The Intrepid Guerrillas of North Luzon

By Bernard Norling. Lexington:University Press of Kentucky, 1999. 284 pp. $25.00.

Lt Col Harold E. Raugh, Jr., United States Army (Retd) reviews this book exclusively for DJ.

After the fall of Bataan (9 April 1942) and the surrender of Corregidor (6 May 1942) in the Philippines, the majority of US Army and Philippine Army soldiers serving there became prisoners of war.  Frequently, however, some commanders ordered their units to surrender, and the units as a whole, or individual officers and soldiers, refused; other commanders ordered their units to disband and disperse; and a few units, on detached missions or in isolated locations, found themselves separated from their parent units and decided to continue resistance.  In time, the disparate military elements and individuals in North Luzon were extricated from chaos and organized into a relatively effective 20,000-man guerilla force.

This interesting book focuses on the World War II activities of Troop C, 26th Cavalry Philippine Scouts, which was later expanded and became the guerrilla Cagayan-Apayao Forces (CAF) in two of the northernmost provinces of Luzon.  Shortly after the Japanese landed on Luzon in December 1941, Troop C was deployed to assist in the defence of Baguio — the summer capital of the Philippines located high in the mountains some 125 miles north of Manila — an objective of the Japanese. After a few weeks of desultory fighting there, Troop C trekked a further 125 miles north to Tuguerarao, where the Japanese had established an airfield.

Troop C, under the command of Captain Ralph Praeger, was thereafter active in hostilities against the Japanese. The 12 January 1942 raid on Tuguegarao was generally a success, although its results were greatly exaggerated to help lift sagging morale in the Philippines.  To minimize casualties and the risk of being compromised and captured, ambushes and other combat patrols were reduced in frequency and scale. Subsequently Troop members conducted reconnaissance patrols and gathered information about the enemy, sending reports twice daily to their higher headquarters. The daily operations, trials, and tribulations of Troop C soldiers and their guerrilla counterparts, until Praeger’s capture on 30 August 1943 and the disintegration of the CAF, are chronicled in rich detail.  The CAF contribution to eventual Allied victory was noteworthy and commendable.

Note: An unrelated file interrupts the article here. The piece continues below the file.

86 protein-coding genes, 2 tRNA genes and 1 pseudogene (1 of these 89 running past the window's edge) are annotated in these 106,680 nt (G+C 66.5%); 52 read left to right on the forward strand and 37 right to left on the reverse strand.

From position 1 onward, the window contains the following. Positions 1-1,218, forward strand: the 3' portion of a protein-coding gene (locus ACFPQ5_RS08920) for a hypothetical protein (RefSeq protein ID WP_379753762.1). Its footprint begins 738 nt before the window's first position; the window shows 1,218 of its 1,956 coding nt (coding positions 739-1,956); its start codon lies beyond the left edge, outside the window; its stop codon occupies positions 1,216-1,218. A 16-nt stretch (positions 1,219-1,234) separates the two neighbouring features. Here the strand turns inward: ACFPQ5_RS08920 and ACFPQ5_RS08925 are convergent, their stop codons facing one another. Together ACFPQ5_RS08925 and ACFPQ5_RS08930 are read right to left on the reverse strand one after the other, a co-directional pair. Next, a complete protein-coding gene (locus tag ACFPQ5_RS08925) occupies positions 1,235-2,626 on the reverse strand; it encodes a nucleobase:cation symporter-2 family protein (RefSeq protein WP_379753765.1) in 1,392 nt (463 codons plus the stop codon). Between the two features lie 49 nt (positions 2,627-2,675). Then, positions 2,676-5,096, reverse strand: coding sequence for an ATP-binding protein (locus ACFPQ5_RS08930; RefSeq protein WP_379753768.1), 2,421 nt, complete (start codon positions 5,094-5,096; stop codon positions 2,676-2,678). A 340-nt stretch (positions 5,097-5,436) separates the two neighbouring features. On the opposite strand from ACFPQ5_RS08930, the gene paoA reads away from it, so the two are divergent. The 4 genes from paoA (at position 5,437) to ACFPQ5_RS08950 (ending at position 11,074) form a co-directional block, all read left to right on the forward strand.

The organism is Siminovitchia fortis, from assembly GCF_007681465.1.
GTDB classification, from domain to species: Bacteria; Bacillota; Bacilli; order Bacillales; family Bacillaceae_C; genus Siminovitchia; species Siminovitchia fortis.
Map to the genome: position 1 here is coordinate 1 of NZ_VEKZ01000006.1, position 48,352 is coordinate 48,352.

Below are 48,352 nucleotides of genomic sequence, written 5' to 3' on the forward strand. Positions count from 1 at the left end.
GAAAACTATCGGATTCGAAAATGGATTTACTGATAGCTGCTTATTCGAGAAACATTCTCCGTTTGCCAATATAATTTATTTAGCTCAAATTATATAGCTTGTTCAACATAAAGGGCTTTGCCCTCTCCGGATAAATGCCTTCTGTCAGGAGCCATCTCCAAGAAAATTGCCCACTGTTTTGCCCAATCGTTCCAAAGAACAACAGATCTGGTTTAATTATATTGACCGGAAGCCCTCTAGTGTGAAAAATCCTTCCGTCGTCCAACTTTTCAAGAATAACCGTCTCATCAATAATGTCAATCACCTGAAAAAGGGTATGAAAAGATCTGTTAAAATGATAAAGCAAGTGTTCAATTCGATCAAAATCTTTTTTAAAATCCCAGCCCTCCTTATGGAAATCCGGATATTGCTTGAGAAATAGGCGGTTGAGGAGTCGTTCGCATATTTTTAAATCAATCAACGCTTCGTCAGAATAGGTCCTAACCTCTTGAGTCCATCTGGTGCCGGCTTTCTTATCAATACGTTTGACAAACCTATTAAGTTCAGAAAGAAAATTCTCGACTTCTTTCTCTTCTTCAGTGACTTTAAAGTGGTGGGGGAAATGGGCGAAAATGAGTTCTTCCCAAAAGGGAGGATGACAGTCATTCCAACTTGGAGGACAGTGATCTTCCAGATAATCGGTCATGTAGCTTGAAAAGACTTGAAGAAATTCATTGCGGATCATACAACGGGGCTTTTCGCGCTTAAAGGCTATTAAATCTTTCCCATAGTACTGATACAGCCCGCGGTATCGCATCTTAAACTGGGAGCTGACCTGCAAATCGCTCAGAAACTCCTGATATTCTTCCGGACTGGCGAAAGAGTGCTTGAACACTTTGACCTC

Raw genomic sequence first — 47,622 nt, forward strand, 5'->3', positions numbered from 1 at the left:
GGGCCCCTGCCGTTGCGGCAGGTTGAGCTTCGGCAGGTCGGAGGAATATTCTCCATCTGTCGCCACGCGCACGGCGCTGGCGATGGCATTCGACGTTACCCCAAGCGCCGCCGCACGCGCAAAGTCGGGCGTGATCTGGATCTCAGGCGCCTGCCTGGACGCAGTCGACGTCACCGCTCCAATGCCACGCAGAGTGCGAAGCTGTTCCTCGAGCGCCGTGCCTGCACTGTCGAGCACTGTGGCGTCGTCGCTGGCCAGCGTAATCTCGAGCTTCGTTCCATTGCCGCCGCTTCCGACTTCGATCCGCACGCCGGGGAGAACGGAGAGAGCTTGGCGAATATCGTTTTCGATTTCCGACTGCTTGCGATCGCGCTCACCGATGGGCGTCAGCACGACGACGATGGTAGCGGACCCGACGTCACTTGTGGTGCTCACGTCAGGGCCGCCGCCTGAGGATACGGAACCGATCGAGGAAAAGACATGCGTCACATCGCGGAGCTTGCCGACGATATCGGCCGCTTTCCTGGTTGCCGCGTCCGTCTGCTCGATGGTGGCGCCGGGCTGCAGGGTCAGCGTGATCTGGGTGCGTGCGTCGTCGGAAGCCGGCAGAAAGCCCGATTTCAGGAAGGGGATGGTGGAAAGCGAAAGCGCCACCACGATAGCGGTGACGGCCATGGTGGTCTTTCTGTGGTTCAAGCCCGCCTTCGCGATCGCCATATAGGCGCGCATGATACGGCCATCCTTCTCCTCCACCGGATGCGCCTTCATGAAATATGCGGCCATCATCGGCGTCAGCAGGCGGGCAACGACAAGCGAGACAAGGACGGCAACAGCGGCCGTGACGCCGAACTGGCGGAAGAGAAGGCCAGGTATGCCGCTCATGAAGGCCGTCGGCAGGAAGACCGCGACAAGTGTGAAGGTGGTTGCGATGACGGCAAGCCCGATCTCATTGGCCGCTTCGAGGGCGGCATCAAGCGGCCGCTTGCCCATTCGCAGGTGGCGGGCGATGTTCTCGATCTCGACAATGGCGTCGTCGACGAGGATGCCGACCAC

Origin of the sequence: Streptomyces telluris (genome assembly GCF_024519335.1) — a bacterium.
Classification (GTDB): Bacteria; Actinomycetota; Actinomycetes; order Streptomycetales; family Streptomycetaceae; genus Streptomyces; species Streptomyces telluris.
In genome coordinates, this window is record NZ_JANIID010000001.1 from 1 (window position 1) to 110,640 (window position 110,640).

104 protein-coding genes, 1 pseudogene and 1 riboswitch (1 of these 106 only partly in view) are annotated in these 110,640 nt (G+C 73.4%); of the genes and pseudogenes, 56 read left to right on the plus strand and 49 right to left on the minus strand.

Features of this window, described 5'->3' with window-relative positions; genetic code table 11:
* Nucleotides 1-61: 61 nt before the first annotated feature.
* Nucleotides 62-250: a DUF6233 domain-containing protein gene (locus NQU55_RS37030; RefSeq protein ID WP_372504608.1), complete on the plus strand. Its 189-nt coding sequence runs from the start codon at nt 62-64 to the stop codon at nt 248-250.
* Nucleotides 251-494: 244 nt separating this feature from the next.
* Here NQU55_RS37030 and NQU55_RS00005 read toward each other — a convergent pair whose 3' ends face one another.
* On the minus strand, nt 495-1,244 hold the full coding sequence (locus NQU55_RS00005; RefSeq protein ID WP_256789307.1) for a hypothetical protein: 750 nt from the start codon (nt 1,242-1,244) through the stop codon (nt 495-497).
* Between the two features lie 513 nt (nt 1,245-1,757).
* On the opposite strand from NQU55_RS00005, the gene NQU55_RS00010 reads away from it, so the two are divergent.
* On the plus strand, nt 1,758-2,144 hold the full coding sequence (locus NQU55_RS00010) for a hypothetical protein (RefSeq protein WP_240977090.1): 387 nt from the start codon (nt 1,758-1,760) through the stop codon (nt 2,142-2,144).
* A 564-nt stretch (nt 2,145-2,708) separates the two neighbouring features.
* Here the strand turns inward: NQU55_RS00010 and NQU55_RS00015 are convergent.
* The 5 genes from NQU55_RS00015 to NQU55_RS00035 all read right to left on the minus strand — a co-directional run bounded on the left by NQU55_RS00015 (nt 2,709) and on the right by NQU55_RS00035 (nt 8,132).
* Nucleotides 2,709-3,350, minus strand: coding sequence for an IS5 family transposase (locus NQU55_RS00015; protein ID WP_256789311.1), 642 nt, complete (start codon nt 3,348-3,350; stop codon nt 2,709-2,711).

Author Bernard Norling, professor emeritus of history at the University of Notre Dame, is no stranger to the saga of US Army guerrilla operations in the Philippines.  Norling is the co-author of three earlier books written with US Army officers who participated in Philippine guerrilla operations: Samuel Grashio and Norling, Return to Freedom (Tulsa, Oklahoma: Military Collectors’ News Press, 1983); Ray Hunt and Norling, Behind Japanese Lines (Lexington: University Press of Kentucky, 1986); and Robert Lapham and Norling, Lapham’s Raiders (Lexington: University Press of Kentucky, 1996).  It seems, however, that Norling’s association with Grashio, Hunt, and Lapham tainted his perspective towards other guerrilla leaders and elements, especially Colonel Russell Volckmann, eventual commander of US Army Forces in the Philippines, North Luzon (USAFPNL), who consolidated all guerrilla units under one command.

While commenting upon the quality of guerrilla-acquired intelligence, the author notes insightfully that “the same scrutiny and studied skepticism should be accorded post-war statements by guerrillas about their own wartime activities and about each other.  Rivalries among them were keen, and memories have dimmed markedly in the ensuing half century” (p. 62).  There is more than a touch of irony here, since “most of what is known about the day-to-day existence and activities of the Praeger organization comes from a single course: “Operations of Troop C, 26th Cavalry Philippine Scouts in Northern Luzon: The First Two Years,” which Jones [troop executive officer] wrote entirely from memory in 1946” (p. ix).  Norling uses this document extensively and uncritically.  Two diaries of Colonel John P. Horan (commander of Camp John Hay at Baguio), for example, one apparently written contemporaneously in 1941-1942 and the second retrospectively in 1960, are noted and assessed by Norling.  While Norling questions the veracity of Horan’s 1960 diary (pp. 36-37, 83-84), he nonetheless uses it when convenient to support his own perspectives.  The frequent use of unconfirmed single sources, occasionally at odds with the Army official histories, is equally disturbing.

The Intrepid Guerrillas of North Luzon (in spite of concerns about sources and documentation) is important and timely in that it again brings attention to the diminishing group of stalwart American soldiers who refused to surrender at Bataan or Corregidor and their intrepid Filipino allies who for years harassed and fought the Japanese invaders.  The actions and achievements of these American and Filipino guerrillas give meaning to the words “sacrifice” and “valour” while serving as an inspiration to contemporary readers.